From an early age, most of us have learned that the combination of electricity and water can be dangerous. Unfortunately, electricity is part of our daily lives, and is crucial to nearly every business operation. In marinas, yacht clubs, and commercial docks, electricity powers equipment from dockside fueling systems to overhead lighting, security cameras, and individual vessels relying on shore power. Some of these facilities may offer rental craft for use by customers. Personal watercraft rental insurance is designed to provide coverage for a wide range of risks for these business owners. To protect themselves and their customers, water-focused facilities must understand the risks of mixing electricity and water, especially as it relates to a phenomenon known as Electric Shock Drowning, or ESD.

What is Electric Shock Drowning?

Electric Shock Drowning, commonly referred to as ESD, is a tragic occurrence when someone in the water experiences an electric shock that leads to temporary paralysis. Unable to swim or to stay afloat as a result of the electrical current’s paralyzing effect, the individual succumbs to drowning. According to the Electric Shock Drowning Prevention Association, the vast majority of incidents have occurred in freshwater public and private marinas, docks, and similar waterfront facilities, including personal watercraft rental operations. Children swimming in or near these facilities are the most common victims, although ESD can strike anyone of any age.

Unlike electrocution hazards on land where the electrical current must complete a circuit to cause injury or death, the water itself is energized in ESD through wiring or electrical components in contact with the water body. It can be hard to pinpoint the source of the electrical current, and because the victim drowns, it may be difficult or impossible to know that electricity was the ultimate cause. As a result, ESD is either under- or unreported in many cases. ESD is known as the “silent killer” because there is no sign that electrical currents are present – no telltale indications that can help people avoid energized water.

What Are the Causes of Electric Shock Drowning?

ESD is a result of electrical currents being discharged into a water body. Because commercial marinas and docks rely on a wide range of electrically-powered equipment, the sources of these electrical currents may vary. Potential sources of electricity leading to ESD include:

  • Frayed or damaged wiring
  • Wires from dockside lighting
  • Electrically-powered fuel pumping systems
  • Boat lifts and cranes
  • Electrical service/transmission lines serving the marina facility

Another potential source of currents occurs when electrical faults are present aboard vessels receiving shore power. Boats get their shore power from a power pedestal, which is connected to a supply transformer. The transformer is grounded, and the boat’s electrical wiring is also grounded. If there is a fault anywhere within this network of wires, such as a loose or disconnected grounding wire, intermittent currents can discharge into the water. These currents may only be brief, such as when a heater or air-conditioning system aboard the boat is being operated.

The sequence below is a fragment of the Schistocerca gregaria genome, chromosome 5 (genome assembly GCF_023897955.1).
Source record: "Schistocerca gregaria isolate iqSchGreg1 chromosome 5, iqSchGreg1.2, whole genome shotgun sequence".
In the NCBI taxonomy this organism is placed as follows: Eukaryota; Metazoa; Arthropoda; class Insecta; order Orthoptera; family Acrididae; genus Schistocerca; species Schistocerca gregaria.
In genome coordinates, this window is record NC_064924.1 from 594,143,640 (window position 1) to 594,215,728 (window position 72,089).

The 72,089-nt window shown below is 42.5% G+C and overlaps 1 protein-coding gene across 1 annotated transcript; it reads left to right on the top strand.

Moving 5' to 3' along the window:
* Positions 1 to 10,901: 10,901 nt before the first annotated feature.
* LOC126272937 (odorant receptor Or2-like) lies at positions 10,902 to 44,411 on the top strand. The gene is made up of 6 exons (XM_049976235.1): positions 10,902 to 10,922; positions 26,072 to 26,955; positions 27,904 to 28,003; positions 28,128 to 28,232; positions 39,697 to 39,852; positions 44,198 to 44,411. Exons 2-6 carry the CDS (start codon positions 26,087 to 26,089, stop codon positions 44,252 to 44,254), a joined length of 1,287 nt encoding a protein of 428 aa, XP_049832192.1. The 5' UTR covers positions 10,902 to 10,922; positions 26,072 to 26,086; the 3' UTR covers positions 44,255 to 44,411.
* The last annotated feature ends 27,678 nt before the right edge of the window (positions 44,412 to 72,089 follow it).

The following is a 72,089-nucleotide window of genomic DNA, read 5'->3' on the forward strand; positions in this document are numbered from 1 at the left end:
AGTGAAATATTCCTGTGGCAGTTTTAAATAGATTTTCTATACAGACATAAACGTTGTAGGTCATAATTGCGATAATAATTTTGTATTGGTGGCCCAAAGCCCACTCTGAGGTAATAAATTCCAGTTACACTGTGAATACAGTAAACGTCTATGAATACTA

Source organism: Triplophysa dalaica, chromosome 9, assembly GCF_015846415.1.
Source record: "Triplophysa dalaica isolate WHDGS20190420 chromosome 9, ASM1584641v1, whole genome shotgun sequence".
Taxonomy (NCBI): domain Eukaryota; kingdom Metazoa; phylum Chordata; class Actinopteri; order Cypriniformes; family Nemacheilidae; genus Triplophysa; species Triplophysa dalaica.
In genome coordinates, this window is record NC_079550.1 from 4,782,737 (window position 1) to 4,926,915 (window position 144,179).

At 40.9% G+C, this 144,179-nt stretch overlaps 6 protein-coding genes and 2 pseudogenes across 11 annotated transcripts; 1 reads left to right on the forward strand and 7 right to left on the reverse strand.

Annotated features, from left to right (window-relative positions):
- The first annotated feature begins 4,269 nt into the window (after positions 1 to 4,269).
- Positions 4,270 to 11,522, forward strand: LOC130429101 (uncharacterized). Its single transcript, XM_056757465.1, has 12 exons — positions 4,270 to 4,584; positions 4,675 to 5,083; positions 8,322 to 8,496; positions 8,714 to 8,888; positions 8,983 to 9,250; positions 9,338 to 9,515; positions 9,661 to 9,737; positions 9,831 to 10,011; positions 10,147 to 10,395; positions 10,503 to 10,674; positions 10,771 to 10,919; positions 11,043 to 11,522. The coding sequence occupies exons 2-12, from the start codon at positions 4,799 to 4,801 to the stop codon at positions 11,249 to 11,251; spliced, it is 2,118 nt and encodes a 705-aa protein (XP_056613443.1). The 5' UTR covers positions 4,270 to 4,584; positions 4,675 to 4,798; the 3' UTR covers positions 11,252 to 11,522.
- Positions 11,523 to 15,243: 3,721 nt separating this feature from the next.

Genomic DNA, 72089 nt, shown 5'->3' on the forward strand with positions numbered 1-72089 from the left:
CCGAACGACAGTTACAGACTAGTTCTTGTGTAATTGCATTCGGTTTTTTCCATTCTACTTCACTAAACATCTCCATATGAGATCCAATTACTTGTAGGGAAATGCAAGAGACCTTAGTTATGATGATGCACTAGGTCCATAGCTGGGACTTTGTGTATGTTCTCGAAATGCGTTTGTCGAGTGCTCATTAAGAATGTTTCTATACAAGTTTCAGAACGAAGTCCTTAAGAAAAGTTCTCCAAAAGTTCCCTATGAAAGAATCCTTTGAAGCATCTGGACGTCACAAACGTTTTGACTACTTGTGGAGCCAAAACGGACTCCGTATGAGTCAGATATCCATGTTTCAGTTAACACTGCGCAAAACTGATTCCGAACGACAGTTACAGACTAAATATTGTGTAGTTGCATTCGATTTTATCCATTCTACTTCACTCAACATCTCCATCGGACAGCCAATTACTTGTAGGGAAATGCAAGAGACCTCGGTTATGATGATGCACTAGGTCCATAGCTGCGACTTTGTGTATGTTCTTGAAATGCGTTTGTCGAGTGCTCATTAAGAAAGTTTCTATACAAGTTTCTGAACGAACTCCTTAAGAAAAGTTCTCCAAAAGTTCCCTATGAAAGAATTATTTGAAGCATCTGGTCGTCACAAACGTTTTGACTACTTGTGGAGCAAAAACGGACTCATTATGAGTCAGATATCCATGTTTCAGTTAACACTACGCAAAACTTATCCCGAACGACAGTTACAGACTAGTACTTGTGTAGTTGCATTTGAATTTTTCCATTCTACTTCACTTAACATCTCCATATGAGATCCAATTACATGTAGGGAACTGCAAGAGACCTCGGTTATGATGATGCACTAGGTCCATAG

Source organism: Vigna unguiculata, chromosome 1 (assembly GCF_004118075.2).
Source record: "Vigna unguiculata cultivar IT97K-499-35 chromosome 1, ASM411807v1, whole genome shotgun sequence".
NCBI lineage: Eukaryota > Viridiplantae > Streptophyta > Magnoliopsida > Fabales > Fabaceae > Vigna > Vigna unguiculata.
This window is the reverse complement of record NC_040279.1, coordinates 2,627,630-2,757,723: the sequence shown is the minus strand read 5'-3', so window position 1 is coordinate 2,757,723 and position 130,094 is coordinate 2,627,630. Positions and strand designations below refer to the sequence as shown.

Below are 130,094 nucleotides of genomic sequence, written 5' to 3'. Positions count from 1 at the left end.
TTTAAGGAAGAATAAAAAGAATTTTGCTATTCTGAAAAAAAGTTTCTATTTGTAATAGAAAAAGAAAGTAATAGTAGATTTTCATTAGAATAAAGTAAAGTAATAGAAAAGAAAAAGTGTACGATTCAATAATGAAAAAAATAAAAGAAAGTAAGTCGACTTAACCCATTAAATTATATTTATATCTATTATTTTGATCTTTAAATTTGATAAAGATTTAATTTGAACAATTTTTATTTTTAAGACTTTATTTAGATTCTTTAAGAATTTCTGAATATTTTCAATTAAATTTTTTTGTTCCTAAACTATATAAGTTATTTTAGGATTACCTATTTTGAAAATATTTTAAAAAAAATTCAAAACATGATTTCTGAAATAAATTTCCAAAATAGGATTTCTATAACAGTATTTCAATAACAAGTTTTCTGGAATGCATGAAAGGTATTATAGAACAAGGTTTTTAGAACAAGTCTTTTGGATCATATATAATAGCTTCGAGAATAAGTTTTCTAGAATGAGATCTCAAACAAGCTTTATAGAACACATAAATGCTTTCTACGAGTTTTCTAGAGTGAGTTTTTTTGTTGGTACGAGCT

Preventing Electric Shock Drowning

Companies that rent watercrafts or operate marina facilities have many options when it comes to protecting their businesses and their customers from a range of risks. Personal watercraft rental insurance and/or commercial marina insurance serves as the foundation for risk management. Even with these protections, business owners should be aware of the threat of ESD and must take preventative steps. These steps include:

  • Disallowing swimming in or near docks or within marina facilities if possible.
  • Posting signage warning of the dangers of ESD.
  • Installing electrical equipment in compliance with the National Electric Code, such as ground-fault circuit interruption (GFCI) receptacles, isolation transformers for shore power delivery, and equipment leakage circuit interrupter (ELCI) protection.
  • Inspecting all electrical wiring for damage like cracks, fraying, missing or loose connections, or kinks.
  • Training marina staff on what to do in cases of emergency, including ESD. Entering the water to rescue someone experiencing an electrical shock can put the would-be rescuer in the same danger.
  • Ensuring that marinas and docks are equipped with appropriate life rings and safety ladders.

With these preventative measures, and with the protection of personal watercraft rental insurance, commercial marina and vessel rental companies can continue to deliver the services that their boating clientele desires. A culture of safety is key to every marina operation. ESD is deadly, but with the right equipment and training, these tragedies can be avoided, ensuring a safe time on the water for your customers.

About Merrimac Marine Insurance

At Merrimac Marine, we are dedicated to providing insurance for the marine industry to protect your clients’ business and assets. For more information about our products and programs, contact our specialists today at (800) 681-1998.